I’m helpless to resist any book that’s become a part of pop culture. Basically, if a book’s been made into a movie, put in Oprah’s book club, or given its own display at Target, I want to read it. That explains why I read all 4 Twilight books (about as bland and harmless as you can get) and a Nicholas Sparks book (it was, maybe literally, the worst book I’ve ever read). That’s also why I recently borrowed my dad’s copy of The Girl With the Dragon Tattoo by Stieg Larsson. What can I say, the sexy naked poster and the trailer intrigued me. Seriously, this movie looks bananas in the best way possible.
I couldn’t put the book down and I can’t wait for the movie. That being said, I have some serious concerns about the book…concerns that have probably been brought up by people far more eloquent than me years ago when this book actually came out. Since I’m hopping on the bandwagon late, I’m going to go ahead and discuss this now. I am nothing if not topical.
The book’s heroine is Lisbeth Salander, an oft-abused badass who’s, I presume, mildly autistic.
The “oft-abused” part of that is my problem. It’s not really a spoiler to say that one of the book’s themes is the abuse of women. Each chapter begins with a sobering statistic about rape/abuse in Sweden. Whether Sweden’s attitude towards women is markedly different from ours, I don’t know, but clearly Larsson wants us to know how prevalent such violence is. This, combined with various things Salander says regarding victim-blaming, abuser-coddling, and women in general, seem to show not just her viewpoint, but Larsson’s as well. Indeed, Larsson identified as a feminist and, from what I’ve read, saw the trilogy as feminist books.
But then there’s the rape. Given that this is a book primarily about abuse and rape, it would be strange if neither were discussed. The book’s treatment of rape, however, left me confused. Salander’s boss has feelings both paternal and sexual for her, and that attitude seems to be shared by every male in the book. He describes her multiple times as the “perfect victim.” The books contains a graphic rape scene that’s upsetting…to which I say, well, of course. As normal, non-psychopathic human beings, we should be upset and shaken by descriptions of rape. Yet (and perhaps this is a gross double standard), I see a huge difference between Alice Sebold (a rape victim herself) describing a rape in The Lovely Bones and a man describing the brutal and graphic rape of the “perfect victim.” The very phrase “perfect victim”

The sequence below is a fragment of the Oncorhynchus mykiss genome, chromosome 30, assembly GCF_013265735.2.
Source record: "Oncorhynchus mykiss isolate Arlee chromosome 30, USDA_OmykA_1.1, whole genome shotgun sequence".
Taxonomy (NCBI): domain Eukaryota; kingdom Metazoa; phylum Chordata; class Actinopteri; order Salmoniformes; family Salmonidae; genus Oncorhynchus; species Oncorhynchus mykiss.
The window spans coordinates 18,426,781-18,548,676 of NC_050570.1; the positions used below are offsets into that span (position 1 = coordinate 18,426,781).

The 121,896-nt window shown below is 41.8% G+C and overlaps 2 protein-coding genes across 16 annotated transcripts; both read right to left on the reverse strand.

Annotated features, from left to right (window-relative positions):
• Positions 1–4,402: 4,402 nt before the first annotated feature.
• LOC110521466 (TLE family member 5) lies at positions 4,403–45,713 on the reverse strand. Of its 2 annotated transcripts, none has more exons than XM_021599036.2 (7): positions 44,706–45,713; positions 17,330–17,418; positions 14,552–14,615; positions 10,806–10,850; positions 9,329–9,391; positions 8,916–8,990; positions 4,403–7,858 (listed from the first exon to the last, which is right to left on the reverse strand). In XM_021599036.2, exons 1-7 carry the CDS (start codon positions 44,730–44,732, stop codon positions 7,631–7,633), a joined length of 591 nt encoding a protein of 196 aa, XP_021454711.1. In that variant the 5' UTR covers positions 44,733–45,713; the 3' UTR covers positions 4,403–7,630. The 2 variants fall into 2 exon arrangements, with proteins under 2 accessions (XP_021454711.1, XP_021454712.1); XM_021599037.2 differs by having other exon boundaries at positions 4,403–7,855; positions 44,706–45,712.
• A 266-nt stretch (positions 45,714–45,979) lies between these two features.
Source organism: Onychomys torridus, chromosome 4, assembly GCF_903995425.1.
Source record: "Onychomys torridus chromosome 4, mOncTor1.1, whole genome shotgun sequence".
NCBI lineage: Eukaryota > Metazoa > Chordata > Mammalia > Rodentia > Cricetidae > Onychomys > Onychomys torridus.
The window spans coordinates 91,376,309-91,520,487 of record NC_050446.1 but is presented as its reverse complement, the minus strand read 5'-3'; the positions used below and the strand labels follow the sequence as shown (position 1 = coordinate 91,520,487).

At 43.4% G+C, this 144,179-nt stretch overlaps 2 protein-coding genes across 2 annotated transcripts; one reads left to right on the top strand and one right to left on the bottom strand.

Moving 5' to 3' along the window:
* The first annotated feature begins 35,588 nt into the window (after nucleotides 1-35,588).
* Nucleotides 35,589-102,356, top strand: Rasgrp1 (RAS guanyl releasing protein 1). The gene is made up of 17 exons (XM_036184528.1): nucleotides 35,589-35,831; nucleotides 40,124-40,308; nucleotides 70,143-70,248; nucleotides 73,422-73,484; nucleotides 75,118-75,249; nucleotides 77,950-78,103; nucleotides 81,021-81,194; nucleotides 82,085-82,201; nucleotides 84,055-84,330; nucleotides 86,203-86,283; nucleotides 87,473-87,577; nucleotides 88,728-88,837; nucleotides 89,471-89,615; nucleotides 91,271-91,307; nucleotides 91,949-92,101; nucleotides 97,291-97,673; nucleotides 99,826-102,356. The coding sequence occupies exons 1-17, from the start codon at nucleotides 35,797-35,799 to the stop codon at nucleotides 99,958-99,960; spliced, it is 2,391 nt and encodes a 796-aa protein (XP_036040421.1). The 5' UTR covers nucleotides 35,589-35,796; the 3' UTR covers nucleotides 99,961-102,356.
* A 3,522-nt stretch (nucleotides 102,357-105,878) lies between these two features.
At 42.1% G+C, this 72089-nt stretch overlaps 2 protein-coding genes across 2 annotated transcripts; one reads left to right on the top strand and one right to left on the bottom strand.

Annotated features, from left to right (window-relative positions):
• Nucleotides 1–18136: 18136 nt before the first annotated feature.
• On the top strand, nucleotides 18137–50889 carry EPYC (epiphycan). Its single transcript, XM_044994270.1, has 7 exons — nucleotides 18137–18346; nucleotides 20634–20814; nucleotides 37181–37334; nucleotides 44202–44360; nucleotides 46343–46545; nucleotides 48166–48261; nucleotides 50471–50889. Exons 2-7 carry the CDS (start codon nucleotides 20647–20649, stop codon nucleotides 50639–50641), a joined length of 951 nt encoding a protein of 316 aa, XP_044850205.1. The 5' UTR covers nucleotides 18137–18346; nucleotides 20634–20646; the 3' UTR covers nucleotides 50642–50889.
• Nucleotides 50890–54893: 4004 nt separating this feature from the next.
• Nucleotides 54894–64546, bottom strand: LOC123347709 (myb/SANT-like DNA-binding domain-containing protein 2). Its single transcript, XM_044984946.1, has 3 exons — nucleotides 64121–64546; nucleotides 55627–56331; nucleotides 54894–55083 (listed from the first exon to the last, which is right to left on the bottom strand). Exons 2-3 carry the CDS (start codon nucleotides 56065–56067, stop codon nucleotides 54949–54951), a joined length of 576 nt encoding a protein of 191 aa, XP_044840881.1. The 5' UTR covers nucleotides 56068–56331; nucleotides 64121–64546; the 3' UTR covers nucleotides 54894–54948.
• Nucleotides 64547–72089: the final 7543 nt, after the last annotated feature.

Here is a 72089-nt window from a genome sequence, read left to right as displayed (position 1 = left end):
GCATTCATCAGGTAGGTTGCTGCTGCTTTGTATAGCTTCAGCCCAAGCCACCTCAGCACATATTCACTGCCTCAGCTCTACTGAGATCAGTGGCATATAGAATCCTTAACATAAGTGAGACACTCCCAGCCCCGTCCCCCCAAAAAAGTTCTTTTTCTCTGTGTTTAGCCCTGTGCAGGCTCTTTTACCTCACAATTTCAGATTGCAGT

Such detailed description of Salander’s rape (which, at that point, the reader is all but expecting) makes me wonder if the reader is supposed to be repulsed or titillated. Or, perhaps, both. I’m not suggesting that such description not be included in the book; I’m hardly a fan of censorship and I’ve read my fair share of material both violent and sexual. But when a scene garners so much attention and leads to interviews with Mara Rooney (the American film’s Lisbeth) that barely discuss anything but the rape scene, I start to think, “What’s the point?” Think of the movie Hounddog, which you probably know only as “the Dakota Fanning rape movie.” One of the reasons people were so upset by that was because, somewhere, some scumbag was jerking off to that scene. I certainly don’t think we should let the potential masturbation habits of perverts govern our actions (or else no one would ever make anything or put pictures of themselves on the internet), but in general, what purpose does such a scene serve? Even if Larsson, feminist that he was, meant the scene to highlight the horror of rape, the unfortunate truth is that such a scene might only serve to sexualize a crime that, despite its nature, isn’t rooted in sex at all.
If Larsson identified himself as a feminist, I’ll take his word for it. After all, he’s dead, so he can’t exactly give any interviews explaining his intentions. I’ll presume that he meant the best and focus on Lisbeth Salander as a badass feminist hero, a woman hell-bent on vigilante justice and unwilling to take any shit from anybody. What about you guys–have you read The Girl With the Dragon Tattoo? Are you going to see the movie? Is this a feminist book? Let me know what you think!